8 Genealogy Goals for 2016

With January almost gone it is perhaps a little late to be setting out genealogy goals for 2016. However this will be my first article of the year, and I did write these goals (on the back of an envelope!) at the beginning of the month, so I am going to share my ‘direction of travel’ for the rest of the year.

For 2015 I set myself 10 genealogy goals which were mostly very specific and easy to measure. In my review of how I did, towards the end of December, I also considered how I might take things forward in 2016. I have not been idle since then (as followers of my Atcherley.org.uk Facebook page will know), but for various reasons I have not been as productive as I would like to be this year and I suspect that may remain the case for a while longer. My genealogy goals for this year are therefore fewer in number, and a lot less ‘SMART’ than they were last year. They fall into three categories: Research, Website, and Giving Back.


Goal 1: Make full use of the 1939 Register (and electoral registers) in order to find out more about the Atcherley family members who were living in the second half of the 1800s and the first half of the 1900s

I have already made progress with this goal, having paid a second visit to The National Archives at Kew for the sole purpose of viewing more 1939 Register entries. As Findmypast has since announced that access to the 1939 Register will, from 16 February 2016, be part of their 12 month full UK or World subscription packages, I will soon be able to use this amazing source of information without paying for expensive credits or taking trips to Kew. Findmypast also has around 500 results for Atcherley in its collection of historic electoral registers which I have yet to explore fully.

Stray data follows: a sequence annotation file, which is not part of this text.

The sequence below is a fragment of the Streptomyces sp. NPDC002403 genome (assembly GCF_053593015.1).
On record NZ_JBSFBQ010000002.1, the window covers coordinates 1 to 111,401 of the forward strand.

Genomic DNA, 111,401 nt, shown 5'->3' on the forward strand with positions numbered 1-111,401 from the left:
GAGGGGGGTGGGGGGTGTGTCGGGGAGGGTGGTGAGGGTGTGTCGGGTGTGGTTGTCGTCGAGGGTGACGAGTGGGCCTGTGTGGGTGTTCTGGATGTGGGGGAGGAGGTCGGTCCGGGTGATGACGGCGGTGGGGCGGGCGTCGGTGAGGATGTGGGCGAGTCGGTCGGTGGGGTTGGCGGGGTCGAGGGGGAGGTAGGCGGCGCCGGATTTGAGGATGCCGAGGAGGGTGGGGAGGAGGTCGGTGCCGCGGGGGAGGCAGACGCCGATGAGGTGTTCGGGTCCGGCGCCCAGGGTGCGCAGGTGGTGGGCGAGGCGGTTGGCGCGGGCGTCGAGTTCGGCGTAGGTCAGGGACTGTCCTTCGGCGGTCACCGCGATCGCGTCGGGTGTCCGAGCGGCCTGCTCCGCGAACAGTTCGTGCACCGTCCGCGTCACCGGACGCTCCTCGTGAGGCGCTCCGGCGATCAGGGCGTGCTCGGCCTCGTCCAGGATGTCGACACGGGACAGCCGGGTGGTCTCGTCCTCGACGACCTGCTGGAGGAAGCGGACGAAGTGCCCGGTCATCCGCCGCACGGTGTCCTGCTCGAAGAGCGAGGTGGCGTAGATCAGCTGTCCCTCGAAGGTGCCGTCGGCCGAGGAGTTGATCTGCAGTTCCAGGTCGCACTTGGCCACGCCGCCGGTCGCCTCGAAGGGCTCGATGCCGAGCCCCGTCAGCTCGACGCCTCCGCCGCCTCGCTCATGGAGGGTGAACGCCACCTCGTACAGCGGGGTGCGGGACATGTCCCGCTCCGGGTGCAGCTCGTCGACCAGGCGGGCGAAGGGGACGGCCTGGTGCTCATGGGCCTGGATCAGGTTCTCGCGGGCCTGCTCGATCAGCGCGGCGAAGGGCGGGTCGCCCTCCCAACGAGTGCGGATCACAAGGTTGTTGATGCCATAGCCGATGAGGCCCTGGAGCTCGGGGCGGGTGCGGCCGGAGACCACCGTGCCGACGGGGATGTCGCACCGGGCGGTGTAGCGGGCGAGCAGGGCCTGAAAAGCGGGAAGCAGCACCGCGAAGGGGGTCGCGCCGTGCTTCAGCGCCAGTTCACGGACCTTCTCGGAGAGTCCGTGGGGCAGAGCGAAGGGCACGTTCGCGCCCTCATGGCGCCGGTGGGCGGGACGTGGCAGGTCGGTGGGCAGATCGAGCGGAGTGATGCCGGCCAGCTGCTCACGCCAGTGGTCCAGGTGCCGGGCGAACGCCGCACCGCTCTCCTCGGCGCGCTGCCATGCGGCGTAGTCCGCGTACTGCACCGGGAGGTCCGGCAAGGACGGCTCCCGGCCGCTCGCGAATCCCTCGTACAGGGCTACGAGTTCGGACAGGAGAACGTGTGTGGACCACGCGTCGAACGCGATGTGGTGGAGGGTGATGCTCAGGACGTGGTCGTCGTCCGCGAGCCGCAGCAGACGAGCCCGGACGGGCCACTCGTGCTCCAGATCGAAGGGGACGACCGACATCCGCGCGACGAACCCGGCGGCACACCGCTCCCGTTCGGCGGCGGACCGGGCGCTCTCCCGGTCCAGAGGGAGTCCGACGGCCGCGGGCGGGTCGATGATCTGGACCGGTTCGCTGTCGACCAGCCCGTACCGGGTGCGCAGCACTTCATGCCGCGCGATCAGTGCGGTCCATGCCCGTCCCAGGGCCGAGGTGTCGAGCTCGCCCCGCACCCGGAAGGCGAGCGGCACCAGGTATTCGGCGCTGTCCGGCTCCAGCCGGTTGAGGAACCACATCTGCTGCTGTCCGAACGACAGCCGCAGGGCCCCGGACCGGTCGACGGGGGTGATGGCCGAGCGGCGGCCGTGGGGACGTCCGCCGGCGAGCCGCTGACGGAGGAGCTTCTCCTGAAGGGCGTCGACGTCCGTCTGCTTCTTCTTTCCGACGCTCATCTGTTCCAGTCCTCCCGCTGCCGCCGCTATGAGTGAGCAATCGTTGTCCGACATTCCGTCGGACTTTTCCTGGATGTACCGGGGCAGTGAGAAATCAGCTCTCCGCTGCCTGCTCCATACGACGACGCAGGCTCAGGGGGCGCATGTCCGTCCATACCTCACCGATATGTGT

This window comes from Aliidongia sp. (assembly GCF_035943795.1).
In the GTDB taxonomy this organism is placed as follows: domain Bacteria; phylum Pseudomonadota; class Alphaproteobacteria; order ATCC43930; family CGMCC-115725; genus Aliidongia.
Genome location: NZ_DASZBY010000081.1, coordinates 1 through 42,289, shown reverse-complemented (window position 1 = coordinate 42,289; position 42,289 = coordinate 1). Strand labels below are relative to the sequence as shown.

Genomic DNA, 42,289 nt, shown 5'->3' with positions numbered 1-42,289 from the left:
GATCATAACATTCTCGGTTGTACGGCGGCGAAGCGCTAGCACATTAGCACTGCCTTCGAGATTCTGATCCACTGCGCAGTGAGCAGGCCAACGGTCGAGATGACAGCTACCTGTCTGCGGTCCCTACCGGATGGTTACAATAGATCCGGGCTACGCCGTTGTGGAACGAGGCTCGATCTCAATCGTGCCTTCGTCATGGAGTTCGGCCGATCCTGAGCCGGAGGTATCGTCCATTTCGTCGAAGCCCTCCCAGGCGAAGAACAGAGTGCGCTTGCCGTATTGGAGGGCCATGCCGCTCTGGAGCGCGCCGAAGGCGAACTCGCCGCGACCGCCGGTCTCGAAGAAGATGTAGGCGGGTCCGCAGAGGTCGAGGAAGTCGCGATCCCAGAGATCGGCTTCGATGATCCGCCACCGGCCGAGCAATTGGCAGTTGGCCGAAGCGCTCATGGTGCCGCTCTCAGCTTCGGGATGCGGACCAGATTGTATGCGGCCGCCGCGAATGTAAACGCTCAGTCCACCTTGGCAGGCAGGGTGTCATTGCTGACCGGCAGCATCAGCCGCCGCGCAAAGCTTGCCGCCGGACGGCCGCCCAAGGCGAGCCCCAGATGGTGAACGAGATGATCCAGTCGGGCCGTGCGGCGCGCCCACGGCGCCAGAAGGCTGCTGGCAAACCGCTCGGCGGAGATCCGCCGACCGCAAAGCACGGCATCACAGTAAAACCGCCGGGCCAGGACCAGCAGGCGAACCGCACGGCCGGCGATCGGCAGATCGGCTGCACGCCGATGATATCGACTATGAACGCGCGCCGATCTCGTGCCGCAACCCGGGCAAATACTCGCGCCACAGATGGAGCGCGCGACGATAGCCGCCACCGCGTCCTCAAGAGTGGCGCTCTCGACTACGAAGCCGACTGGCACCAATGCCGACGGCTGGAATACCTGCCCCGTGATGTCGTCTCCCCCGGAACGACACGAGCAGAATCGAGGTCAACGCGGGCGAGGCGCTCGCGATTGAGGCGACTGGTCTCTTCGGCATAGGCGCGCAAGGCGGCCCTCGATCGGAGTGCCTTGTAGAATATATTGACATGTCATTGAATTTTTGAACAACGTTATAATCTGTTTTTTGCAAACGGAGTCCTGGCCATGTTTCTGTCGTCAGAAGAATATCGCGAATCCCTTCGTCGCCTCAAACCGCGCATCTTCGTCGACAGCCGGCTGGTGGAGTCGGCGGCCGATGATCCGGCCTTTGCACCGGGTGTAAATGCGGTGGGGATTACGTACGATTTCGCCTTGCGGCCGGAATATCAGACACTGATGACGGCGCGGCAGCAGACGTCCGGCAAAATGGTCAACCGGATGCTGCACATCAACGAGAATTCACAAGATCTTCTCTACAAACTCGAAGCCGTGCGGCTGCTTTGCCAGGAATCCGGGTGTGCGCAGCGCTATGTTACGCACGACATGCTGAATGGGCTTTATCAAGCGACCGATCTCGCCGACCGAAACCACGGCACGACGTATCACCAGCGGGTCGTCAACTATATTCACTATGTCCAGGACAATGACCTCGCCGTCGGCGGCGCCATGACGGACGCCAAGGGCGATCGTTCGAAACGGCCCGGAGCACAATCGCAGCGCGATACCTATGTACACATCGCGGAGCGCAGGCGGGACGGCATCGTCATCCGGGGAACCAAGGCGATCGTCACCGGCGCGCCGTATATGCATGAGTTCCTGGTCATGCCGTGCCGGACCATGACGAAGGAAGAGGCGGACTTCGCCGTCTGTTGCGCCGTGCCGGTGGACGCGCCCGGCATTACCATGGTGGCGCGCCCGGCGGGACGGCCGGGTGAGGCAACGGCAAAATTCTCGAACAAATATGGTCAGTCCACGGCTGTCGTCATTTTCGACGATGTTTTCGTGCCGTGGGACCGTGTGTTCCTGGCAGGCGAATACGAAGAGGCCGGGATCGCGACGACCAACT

electoral register

Goal 2: Make greater use of wills written by Atcherleys and members of allied families to reveal, and share, the Atcherley family stories they contain

Thanks to the Prerogative Court of Canterbury wills at Ancestry, Diocese of Lichfield and Coventry wills and probate records at Findmypast, and wills from Welsh Dioceses on the National Library of Wales website, I already have copies of many wills written by Atcherley family members, and others, for the years up to 1858. I need to do more with these, by making transcripts and/or abstracts, and sharing the information within them via this website (also via the Probate Index of the Guild of One Name Studies). I want to start exploring post-1858 wills too, which (for England and Wales) can be ordered via Find a will or probate at the Gov.UK website.

Goal 3: Order more BMD certificates to ‘fill in gaps’ and add to my knowledge about how the Atcherleys lived – and died

The General Register Office (GRO) of England and Wales is – with the speed one would expect from a Government body – working towards making birth, marriage and death registrations available to researchers in new (and hopefully less expensive) ways. It is likely to be quite some time before we see changes agreed on and put into effect, so there is little point holding back from purchasing BMD certificates which are likely to provide information which is unlikely to be found elsewhere. I intend to identify and add to my collection at least 10 certificates during the course of 2016, not necessarily restricting myself to those from the GRO (like the one from which the extract shown below is taken). I have in fact, during the course of writing this, ordered and downloaded a copy of the Victoria, Australia, marriage register entry for Stephen Atcherley and Louisa Hobday!

Atcherley, Jessie Elizabeth - birth certificate

Goal 4: Explore in more detail my own genetic genealogy and that of the Atcherley family